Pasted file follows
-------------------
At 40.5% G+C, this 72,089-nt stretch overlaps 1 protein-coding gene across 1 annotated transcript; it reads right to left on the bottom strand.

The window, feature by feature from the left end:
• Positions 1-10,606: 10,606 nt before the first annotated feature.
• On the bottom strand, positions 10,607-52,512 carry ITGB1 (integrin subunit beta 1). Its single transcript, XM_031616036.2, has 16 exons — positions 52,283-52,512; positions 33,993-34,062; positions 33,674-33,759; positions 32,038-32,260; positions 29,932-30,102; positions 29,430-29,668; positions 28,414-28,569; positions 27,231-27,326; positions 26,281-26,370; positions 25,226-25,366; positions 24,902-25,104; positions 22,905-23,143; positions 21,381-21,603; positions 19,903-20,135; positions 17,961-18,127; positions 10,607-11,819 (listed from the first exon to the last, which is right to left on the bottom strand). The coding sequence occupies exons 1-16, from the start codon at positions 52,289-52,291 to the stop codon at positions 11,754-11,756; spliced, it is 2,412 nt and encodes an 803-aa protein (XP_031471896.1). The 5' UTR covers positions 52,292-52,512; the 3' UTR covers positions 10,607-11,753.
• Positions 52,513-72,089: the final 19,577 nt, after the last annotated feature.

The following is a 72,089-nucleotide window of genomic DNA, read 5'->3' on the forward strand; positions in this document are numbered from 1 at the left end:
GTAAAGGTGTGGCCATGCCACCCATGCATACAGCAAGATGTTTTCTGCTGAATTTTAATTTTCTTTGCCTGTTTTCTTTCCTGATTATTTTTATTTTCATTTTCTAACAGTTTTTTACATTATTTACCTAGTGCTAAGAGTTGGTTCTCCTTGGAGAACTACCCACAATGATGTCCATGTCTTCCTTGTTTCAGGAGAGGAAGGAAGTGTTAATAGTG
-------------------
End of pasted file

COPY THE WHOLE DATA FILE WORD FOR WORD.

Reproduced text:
At 40.5% G+C, this 72,089-nt stretch overlaps 1 protein-coding gene across 1 annotated transcript; it reads right to left on the bottom strand.

The window, feature by feature from the left end:
• Positions 1-10,606: 10,606 nt before the first annotated feature.
• On the bottom strand, positions 10,607-52,512 carry ITGB1 (integrin subunit beta 1). Its single transcript, XM_031616036.2, has 16 exons — positions 52,283-52,512; positions 33,993-34,062; positions 33,674-33,759; positions 32,038-32,260; positions 29,932-30,102; positions 29,430-29,668; positions 28,414-28,569; positions 27,231-27,326; positions 26,281-26,370; positions 25,226-25,366; positions 24,902-25,104; positions 22,905-23,143; positions 21,381-21,603; positions 19,903-20,135; positions 17,961-18,127; positions 10,607-11,819 (listed from the first exon to the last, which is right to left on the bottom strand). The coding sequence occupies exons 1-16, from the start codon at positions 52,289-52,291 to the stop codon at positions 11,754-11,756; spliced, it is 2,412 nt and encodes an 803-aa protein (XP_031471896.1). The 5' UTR covers positions 52,292-52,512; the 3' UTR covers positions 10,607-11,753.
• Positions 52,513-72,089: the final 19,577 nt, after the last annotated feature.

The following is a 72,089-nucleotide window of genomic DNA, read 5'->3' on the forward strand; positions in this document are numbered from 1 at the left end:
GTAAAGGTGTGGCCATGCCACCCATGCATACAGCAAGATGTTTTCTGCTGAATTTTAATTTTCTTTGCCTGTTTTCTTTCCTGATTATTTTTATTTTCATTTTCTAACAGTTTTTTACATTATTTACCTAGTGCTAAGAGTTGGTTCTCCTTGGAGAACTACCCACAATGATGTCCATGTCTTCCTTGTTTCAGGAGAGGAAGGAAGTGTTAATAGTG